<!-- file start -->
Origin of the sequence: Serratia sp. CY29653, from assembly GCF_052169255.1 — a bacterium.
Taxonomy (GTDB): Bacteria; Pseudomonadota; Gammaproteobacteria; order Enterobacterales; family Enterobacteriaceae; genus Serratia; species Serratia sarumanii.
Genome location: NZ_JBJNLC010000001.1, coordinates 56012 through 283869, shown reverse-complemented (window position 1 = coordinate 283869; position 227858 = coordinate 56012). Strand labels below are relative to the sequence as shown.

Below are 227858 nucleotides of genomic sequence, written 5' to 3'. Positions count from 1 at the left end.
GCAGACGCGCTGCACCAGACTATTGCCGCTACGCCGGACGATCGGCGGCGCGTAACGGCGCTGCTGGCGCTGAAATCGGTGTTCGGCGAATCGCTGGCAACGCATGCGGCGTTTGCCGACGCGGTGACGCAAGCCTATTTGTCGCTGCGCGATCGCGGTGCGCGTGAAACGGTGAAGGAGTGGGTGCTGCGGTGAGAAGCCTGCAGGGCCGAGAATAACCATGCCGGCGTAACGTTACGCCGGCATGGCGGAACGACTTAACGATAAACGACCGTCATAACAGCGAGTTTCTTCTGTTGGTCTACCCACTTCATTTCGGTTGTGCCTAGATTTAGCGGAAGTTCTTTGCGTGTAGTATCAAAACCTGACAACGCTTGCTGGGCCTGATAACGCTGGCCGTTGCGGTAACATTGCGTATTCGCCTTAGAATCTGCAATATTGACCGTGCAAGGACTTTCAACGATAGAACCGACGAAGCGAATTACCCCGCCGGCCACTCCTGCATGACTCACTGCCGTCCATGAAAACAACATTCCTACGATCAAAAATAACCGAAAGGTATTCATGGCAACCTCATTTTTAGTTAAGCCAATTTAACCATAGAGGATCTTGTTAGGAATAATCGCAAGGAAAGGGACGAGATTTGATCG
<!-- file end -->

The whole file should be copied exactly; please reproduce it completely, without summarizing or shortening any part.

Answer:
Origin of the sequence: Serratia sp. CY29653, from assembly GCF_052169255.1 — a bacterium.
Taxonomy (GTDB): Bacteria; Pseudomonadota; Gammaproteobacteria; order Enterobacterales; family Enterobacteriaceae; genus Serratia; species Serratia sarumanii.
Genome location: NZ_JBJNLC010000001.1, coordinates 56012 through 283869, shown reverse-complemented (window position 1 = coordinate 283869; position 227858 = coordinate 56012). Strand labels below are relative to the sequence as shown.

Below are 227858 nucleotides of genomic sequence, written 5' to 3'. Positions count from 1 at the left end.
GCAGACGCGCTGCACCAGACTATTGCCGCTACGCCGGACGATCGGCGGCGCGTAACGGCGCTGCTGGCGCTGAAATCGGTGTTCGGCGAATCGCTGGCAACGCATGCGGCGTTTGCCGACGCGGTGACGCAAGCCTATTTGTCGCTGCGCGATCGCGGTGCGCGTGAAACGGTGAAGGAGTGGGTGCTGCGGTGAGAAGCCTGCAGGGCCGAGAATAACCATGCCGGCGTAACGTTACGCCGGCATGGCGGAACGACTTAACGATAAACGACCGTCATAACAGCGAGTTTCTTCTGTTGGTCTACCCACTTCATTTCGGTTGTGCCTAGATTTAGCGGAAGTTCTTTGCGTGTAGTATCAAAACCTGACAACGCTTGCTGGGCCTGATAACGCTGGCCGTTGCGGTAACATTGCGTATTCGCCTTAGAATCTGCAATATTGACCGTGCAAGGACTTTCAACGATAGAACCGACGAAGCGAATTACCCCGCCGGCCACTCCTGCATGACTCACTGCCGTCCATGAAAACAACATTCCTACGATCAAAAATAACCGAAAGGTATTCATGGCAACCTCATTTTTAGTTAAGCCAATTTAACCATAGAGGATCTTGTTAGGAATAATCGCAAGGAAAGGGACGAGATTTGATCG